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Can You Sue if You Wake Up During Surgery?

Waking Up During Surgery

Anesthesia is administered to keep patients comfortable and pain-free during surgeries and medical procedures. But what would happen if you were to wake up during surgery?

Although anesthesia is often effective when administered with care and precision, it can carry huge risks if not delivered correctly. According to the Mayo Clinic, it’s estimated that around 1-2 people in every 1,000 may wake up during surgery- even after being administered anesthesia. Oftentimes, people are unable to move or speak to let the doctors know that they’ve woken up, this is called unintended intraoperative awareness.


One of the critical roles during surgery is that of an anesthesiologist. These specialists exist to properly administer and monitor a patient during a procedure that involves anesthesia. A medical error by an anesthesiologist can lead to catastrophic consequences like severe pain, long-term psychological problems, and in some cases, even death. But, in Ohio, can you bring a medical malpractice lawsuit if you wake up during surgery? The answer is not a clear as one might think.

What is Anesthesia?

There are four main types of anesthesia. The type a patient receives during a medical procedure depends on different factors like the patient’s health, the type of procedure, and the patient’s preference.

  1. General Anesthesia
  2. IV/Monitored Sedation
  3. Regional Anesthesia
  4. Local Anesthesia

General Anesthesia

General anesthesia is used mainly for major operations. Oftentimes, surgeries requiring general anesthesia are longer procedures, ones that could result in significant blood loss, or ones that could affect your breathing during the process.

IV/Monitored Sedation

Sedation is a common form of pain control and is usually administered for less invasive procedures. Typically given through an IV, sedation levels can range from minimal to deep depending on the procure being performed. Although some patients experience slow breathing and drowsiness, patients will not be unconscious as they would with general anesthesia.

Regional Anesthesia

Regional anesthesia is used to numb a large part of the body at one time. This type of anesthesia is usually used when it’s better for the patient to be awake and is administered through an injection or a catheter. A common type of regional anesthesia is called an epidural and is used in childbirth in order to manage the pain of women giving birth while allowing them to remain conscious and awake.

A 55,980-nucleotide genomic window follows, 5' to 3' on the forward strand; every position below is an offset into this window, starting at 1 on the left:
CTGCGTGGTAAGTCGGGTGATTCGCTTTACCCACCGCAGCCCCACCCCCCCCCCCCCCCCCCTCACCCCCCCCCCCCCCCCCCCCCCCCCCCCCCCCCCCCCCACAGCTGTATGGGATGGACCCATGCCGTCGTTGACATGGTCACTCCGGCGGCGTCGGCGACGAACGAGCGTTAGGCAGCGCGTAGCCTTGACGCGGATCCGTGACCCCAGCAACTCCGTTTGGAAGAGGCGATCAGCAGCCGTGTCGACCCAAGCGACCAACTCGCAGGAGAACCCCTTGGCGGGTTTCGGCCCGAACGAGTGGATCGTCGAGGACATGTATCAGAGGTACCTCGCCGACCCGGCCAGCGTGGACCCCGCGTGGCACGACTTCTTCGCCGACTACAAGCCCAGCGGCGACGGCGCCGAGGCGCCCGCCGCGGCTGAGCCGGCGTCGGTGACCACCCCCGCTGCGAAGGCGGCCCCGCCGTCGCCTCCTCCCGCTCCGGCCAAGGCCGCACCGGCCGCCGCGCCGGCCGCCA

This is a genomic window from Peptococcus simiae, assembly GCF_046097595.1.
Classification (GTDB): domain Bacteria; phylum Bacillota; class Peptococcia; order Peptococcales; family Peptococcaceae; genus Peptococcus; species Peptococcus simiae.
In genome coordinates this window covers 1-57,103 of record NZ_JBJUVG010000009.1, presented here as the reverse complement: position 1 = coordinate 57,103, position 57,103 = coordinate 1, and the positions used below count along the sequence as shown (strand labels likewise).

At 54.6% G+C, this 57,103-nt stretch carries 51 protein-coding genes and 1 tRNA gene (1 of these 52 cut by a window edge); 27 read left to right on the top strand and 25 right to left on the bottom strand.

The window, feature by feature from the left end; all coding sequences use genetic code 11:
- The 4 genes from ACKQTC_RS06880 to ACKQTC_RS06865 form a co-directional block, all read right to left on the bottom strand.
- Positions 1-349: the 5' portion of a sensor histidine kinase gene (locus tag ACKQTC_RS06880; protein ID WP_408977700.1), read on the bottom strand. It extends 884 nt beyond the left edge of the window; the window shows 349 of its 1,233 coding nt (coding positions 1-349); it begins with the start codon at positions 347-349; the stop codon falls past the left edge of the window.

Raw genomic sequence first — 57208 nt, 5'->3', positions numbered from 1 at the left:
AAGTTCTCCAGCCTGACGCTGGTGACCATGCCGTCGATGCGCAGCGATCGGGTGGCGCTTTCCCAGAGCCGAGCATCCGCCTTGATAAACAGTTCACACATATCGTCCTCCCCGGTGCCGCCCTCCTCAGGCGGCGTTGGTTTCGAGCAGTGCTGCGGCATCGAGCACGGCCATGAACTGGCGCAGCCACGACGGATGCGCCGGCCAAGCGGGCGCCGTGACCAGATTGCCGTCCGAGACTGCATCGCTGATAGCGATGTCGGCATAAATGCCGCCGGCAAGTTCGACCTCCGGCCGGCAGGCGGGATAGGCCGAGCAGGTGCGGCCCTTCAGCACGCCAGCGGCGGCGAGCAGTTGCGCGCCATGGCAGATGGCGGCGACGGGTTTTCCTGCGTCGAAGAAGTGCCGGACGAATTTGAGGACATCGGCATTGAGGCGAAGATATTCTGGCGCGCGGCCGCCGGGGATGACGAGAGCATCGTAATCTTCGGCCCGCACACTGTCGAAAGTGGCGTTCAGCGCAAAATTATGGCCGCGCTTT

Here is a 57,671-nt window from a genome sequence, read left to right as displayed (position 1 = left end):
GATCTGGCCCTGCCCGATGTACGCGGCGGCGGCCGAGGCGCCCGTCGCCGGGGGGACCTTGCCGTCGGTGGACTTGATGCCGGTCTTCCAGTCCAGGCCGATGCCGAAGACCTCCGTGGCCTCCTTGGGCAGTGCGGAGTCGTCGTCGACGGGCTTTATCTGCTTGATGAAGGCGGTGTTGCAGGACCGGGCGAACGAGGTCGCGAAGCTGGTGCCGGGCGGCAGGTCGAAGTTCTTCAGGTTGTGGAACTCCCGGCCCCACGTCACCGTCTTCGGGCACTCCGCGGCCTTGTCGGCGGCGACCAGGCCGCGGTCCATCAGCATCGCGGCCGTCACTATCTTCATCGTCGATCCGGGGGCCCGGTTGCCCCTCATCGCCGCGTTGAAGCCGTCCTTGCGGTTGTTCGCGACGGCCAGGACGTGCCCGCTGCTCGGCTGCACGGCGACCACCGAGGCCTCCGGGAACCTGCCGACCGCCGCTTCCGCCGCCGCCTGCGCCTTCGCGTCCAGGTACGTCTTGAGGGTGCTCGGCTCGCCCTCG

Local Anesthesia

Local anesthesia is the least invasive form of anesthetic and is often simply a one-time injection to numb a small area of the patient’s body. This type of anesthetic allows the patient to be awake and conscious while a small procedure like a biopsy or stitching is being performed.

Waking up During Surgery - Anesthesia Awareness

If a patient wakes up during a surgery in which anesthesia was administered, it’s called “accidental awareness during general anesthesia” (AAGA). According to CBS News, one study found that 51% of patients who experienced AAGA experienced serious distress post-surgery while 41% experienced long-term psychological damages.

Sandra, a patient interviewed for the report, explained her experience with AAGA. “Suddenly, I knew something had gone wrong, I could hear voices around me, and I realized with horror that I had woken up in the middle of the operation, but couldn’t move a muscle… while they fiddled, I frantically tried to decide whether I was about to die”, she said. She continued to suffer nightmares for more than 15 years after her operation.

Other physical sensations such as stitching, pain, tugging, paralysis, and choking were reported by patients who experienced AAGA, with some even reporting long-term post-traumatic stress disorder (PTSD).

Can You Sue a Doctor or Hospital if You Wake Up During Surgery?

Anesthesiologists are trusted medical specialists who are guarded with protecting a patient’s vital life functions while under the effects of anesthesia. Unfortunately, anesthesiology malpractice can occur if a specialist is careless or does not follow proper protocol.

However, victims of AAGA in Ohio, despite suffering from added stress or even PTSD, will likely not be able to bring a medical malpractice case if the AAGA was caused by negligence. Why? Tort Reform that creates damage caps on all medical malpractice claims.

At Tittle & Perlmuter, the most difficult part of our job is explaining to folks that because our legislature decided to pass laws protecting doctors and hospitals, we will be unable to take your case – this is the case with AAGA. In other words, the only medical malpractice cases we are able to take are those where an individual dies, becomes paralyzed, loses a limb, or suffers a catastrophic, permanent injury. Generally, AAGA does not fit the bill.

So, while AAGA may, indeed, occur from negligence, Ohio’s law essentially prevents law firms from accepting these cases as the cost of the case would outweigh any potential recovery.

Contact an Ohio Anesthesia Malpractice Lawyer

If an anesthesia error occurred during your surgery or the surgery of a loved one, it can lead to long-term psychological and physical effects. Contact a trustworthy Anesthesia malpractice attorney to learn about your options.

Tittle & Perlmuter has fought hundreds of medical malpractice cases including those involving physician negligence, surgical errors, and anesthesia malpractice. We want to help you get the justice you deserve. Call one of our attorneys or fill out a contact form for a free, no-obligation consultation.